Ethan Tsai Boulder, CO Growing up with the stereotypical Tiger Mom supposedly fosters the growth of amazing children, but I have only seen the heartbreak and misery it usually brings. The incredible pressures brought on by parents that want to live vicariously through their children – raising them to only accept being number one (and […]
Chad Oiastad Madison, WI Just that I’m glad social norms have changed. Anyone who views my mixed race kids as anything other than just kids is now the outsider, at least where I live. It’s better this way.
Renu Gehring Portland, OR I am an ethnically Indian woman married to a white man. Our two kids are a happy blend of brown and white. We live in a community that has a large number of recent Indian immigrants. I am surprised by their reaction when they see me with my children. When they […]
Barbara Lewis Madison, AL It has been said that one thing that makes this country great is that any child can grow up to be president. This is not true for my daughters. Because of the “natural-born” clause in our constitution, my daughters, who were born in China but legally adopted into the US by […]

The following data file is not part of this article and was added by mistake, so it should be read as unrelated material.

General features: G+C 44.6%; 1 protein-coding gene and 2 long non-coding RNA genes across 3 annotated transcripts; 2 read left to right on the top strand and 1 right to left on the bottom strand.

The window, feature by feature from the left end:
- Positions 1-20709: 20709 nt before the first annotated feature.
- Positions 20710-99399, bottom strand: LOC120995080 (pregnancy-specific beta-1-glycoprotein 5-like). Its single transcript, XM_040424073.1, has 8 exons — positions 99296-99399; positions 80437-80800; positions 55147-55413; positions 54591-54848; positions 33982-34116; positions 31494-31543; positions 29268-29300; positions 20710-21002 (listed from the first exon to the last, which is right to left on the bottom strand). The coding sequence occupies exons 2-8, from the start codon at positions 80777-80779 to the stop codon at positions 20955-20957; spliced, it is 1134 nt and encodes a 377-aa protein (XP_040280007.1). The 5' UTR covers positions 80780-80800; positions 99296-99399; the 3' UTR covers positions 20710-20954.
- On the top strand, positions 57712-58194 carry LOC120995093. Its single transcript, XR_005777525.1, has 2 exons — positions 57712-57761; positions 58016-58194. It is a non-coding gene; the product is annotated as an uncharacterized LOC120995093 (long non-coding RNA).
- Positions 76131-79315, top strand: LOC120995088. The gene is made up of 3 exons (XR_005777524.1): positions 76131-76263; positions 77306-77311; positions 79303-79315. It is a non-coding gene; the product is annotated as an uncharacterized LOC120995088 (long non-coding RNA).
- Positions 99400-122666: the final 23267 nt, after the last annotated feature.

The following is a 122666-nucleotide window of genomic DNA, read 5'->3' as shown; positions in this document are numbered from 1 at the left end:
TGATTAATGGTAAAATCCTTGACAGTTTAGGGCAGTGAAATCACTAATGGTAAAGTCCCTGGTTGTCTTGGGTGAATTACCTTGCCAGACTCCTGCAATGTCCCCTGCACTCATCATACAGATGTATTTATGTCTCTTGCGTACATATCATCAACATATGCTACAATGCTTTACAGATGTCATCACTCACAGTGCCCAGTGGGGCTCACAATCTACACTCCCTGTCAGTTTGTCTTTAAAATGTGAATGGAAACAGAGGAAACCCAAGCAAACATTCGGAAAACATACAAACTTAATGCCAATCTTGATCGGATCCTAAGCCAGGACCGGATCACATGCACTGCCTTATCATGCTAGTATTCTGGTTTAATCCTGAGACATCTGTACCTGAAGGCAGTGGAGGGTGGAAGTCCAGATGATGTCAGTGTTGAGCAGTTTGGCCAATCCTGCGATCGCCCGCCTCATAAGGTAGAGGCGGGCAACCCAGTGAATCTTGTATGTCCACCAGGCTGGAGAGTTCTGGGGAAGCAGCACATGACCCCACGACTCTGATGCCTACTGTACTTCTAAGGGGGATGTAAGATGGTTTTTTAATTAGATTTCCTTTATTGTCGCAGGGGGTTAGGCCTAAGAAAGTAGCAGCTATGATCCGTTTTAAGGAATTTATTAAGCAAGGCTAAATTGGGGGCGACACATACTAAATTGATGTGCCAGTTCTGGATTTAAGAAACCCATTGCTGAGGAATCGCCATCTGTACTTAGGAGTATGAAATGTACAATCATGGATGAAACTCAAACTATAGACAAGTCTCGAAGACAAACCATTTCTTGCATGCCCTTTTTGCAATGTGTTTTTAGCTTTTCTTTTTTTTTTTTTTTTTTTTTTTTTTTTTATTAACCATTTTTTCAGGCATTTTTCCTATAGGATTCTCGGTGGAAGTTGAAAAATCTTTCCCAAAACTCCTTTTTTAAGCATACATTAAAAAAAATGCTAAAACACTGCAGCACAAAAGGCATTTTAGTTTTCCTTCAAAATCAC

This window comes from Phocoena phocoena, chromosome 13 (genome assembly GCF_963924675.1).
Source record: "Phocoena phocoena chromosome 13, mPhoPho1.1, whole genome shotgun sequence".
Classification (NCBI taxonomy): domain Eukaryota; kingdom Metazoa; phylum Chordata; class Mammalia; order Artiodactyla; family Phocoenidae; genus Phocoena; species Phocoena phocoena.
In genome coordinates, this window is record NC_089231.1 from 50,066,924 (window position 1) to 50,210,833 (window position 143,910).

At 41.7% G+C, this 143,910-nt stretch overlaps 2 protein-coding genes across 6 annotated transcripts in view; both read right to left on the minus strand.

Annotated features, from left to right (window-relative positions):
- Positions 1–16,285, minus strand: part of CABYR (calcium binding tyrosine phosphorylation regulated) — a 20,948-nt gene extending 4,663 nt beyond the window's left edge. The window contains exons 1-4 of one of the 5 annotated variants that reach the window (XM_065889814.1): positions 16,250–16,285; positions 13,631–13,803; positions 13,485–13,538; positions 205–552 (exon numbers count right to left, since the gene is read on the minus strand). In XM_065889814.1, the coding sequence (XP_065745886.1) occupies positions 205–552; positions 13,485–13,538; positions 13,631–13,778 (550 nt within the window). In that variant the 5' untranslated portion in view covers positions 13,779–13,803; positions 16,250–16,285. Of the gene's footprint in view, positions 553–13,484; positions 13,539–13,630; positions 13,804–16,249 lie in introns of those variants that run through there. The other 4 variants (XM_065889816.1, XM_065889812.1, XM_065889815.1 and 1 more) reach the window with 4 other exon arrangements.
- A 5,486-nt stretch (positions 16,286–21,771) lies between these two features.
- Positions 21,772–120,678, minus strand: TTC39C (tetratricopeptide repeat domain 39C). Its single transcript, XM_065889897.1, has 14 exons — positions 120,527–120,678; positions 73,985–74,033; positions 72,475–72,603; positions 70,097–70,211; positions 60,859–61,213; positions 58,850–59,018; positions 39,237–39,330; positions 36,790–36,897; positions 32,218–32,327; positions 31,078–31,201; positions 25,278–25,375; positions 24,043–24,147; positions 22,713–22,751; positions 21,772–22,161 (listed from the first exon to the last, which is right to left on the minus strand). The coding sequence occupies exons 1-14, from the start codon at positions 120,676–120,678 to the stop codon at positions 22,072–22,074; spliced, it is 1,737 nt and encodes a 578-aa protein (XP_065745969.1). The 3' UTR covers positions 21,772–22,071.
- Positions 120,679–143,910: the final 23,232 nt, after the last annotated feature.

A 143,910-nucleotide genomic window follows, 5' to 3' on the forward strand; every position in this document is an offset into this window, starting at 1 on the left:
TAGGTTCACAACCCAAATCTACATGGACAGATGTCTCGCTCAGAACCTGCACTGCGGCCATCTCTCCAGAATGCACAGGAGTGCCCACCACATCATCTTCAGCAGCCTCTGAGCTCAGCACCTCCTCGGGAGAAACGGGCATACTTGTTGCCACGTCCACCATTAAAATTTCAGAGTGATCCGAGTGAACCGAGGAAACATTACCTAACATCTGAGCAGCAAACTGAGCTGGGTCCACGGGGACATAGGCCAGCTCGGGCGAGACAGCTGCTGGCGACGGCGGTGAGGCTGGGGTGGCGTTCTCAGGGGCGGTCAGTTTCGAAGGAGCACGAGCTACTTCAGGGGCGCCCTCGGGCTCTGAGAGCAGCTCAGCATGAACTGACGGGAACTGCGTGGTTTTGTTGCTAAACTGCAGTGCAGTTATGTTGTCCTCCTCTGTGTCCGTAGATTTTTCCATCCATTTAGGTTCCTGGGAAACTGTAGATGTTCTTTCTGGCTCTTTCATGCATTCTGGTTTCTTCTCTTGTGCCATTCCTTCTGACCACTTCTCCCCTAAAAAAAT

Adana, Seattle, WA. I have 2 children. My son looks just like his papa: dark, wavy hair and alabaster skin. My daughter looks like me: golden skin and curly brown hair. When I’m out with my son, I’m asked if I’m his nanny. When I’m out with both kids, I’m asked if they have the […]
Valerie Grajeda Rountree, San Jose, CA. I grew up not speaking Spanish in a very Mexican neighborhood. My mother sent me to schools out of my area to prevent me getting involved with the local gang population. I grew up with other nationalities and met my future husband in high school. He is white. Our […]
Fisher Crowell Ventura. CA Our children are the beauty and strength of one world united.
Patricia Johnston Walpole, MA On behalf of my children, who are indeed Mexican.
David Bundrick Tucker, GA My mixed race children never knew which race to select on forms. I think it made them feel different from their friends.
Terri Hunter-Davis San Francisco, CA My daughters are 11 and 14. I am middle-aged. Like many women of my generation, I had a career before I had a family. Countless times I’ve been asked if they’re my grandchildren. No, I did not get pregnant in high school. Funny, no one questions a white woman in […]